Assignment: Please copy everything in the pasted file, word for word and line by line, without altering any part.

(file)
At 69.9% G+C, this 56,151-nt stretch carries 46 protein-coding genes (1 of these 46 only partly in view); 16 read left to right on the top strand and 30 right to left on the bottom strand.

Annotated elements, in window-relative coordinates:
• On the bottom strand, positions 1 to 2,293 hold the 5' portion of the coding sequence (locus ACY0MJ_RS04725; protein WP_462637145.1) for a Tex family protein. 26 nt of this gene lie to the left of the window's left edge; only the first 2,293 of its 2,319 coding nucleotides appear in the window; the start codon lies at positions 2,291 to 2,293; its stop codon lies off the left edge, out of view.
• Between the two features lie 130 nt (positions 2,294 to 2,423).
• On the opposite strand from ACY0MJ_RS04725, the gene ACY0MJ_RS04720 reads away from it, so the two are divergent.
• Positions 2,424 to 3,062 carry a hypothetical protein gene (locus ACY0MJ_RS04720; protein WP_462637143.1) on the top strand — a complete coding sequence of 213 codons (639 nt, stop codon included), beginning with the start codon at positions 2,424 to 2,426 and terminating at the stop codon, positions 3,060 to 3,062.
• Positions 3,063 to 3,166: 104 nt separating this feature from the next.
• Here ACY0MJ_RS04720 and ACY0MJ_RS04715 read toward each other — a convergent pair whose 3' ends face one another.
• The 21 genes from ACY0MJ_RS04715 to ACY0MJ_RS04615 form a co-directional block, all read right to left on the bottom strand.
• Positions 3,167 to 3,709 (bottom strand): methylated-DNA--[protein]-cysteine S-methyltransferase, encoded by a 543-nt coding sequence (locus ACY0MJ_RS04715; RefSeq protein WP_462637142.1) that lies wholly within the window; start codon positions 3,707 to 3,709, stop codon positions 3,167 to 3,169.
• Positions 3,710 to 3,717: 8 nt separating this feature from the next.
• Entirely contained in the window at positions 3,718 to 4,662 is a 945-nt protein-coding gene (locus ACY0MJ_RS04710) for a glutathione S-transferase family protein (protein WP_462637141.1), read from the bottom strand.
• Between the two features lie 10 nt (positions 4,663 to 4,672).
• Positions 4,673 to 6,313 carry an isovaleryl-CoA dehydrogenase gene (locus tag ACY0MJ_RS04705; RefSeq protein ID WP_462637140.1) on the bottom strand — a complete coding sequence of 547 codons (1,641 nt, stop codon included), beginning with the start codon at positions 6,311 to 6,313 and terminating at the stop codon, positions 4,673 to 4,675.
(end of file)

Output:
At 69.9% G+C, this 56,151-nt stretch carries 46 protein-coding genes (1 of these 46 only partly in view); 16 read left to right on the top strand and 30 right to left on the bottom strand.

Annotated elements, in window-relative coordinates:
• On the bottom strand, positions 1 to 2,293 hold the 5' portion of the coding sequence (locus ACY0MJ_RS04725; protein WP_462637145.1) for a Tex family protein. 26 nt of this gene lie to the left of the window's left edge; only the first 2,293 of its 2,319 coding nucleotides appear in the window; the start codon lies at positions 2,291 to 2,293; its stop codon lies off the left edge, out of view.
• Between the two features lie 130 nt (positions 2,294 to 2,423).
• On the opposite strand from ACY0MJ_RS04725, the gene ACY0MJ_RS04720 reads away from it, so the two are divergent.
• Positions 2,424 to 3,062 carry a hypothetical protein gene (locus ACY0MJ_RS04720; protein WP_462637143.1) on the top strand — a complete coding sequence of 213 codons (639 nt, stop codon included), beginning with the start codon at positions 2,424 to 2,426 and terminating at the stop codon, positions 3,060 to 3,062.
• Positions 3,063 to 3,166: 104 nt separating this feature from the next.
• Here ACY0MJ_RS04720 and ACY0MJ_RS04715 read toward each other — a convergent pair whose 3' ends face one another.
• The 21 genes from ACY0MJ_RS04715 to ACY0MJ_RS04615 form a co-directional block, all read right to left on the bottom strand.
• Positions 3,167 to 3,709 (bottom strand): methylated-DNA--[protein]-cysteine S-methyltransferase, encoded by a 543-nt coding sequence (locus ACY0MJ_RS04715; RefSeq protein WP_462637142.1) that lies wholly within the window; start codon positions 3,707 to 3,709, stop codon positions 3,167 to 3,169.
• Positions 3,710 to 3,717: 8 nt separating this feature from the next.
• Entirely contained in the window at positions 3,718 to 4,662 is a 945-nt protein-coding gene (locus ACY0MJ_RS04710) for a glutathione S-transferase family protein (protein WP_462637141.1), read from the bottom strand.
• Between the two features lie 10 nt (positions 4,663 to 4,672).
• Positions 4,673 to 6,313 carry an isovaleryl-CoA dehydrogenase gene (locus tag ACY0MJ_RS04705; RefSeq protein ID WP_462637140.1) on the bottom strand — a complete coding sequence of 547 codons (1,641 nt, stop codon included), beginning with the start codon at positions 6,311 to 6,313 and terminating at the stop codon, positions 4,673 to 4,675.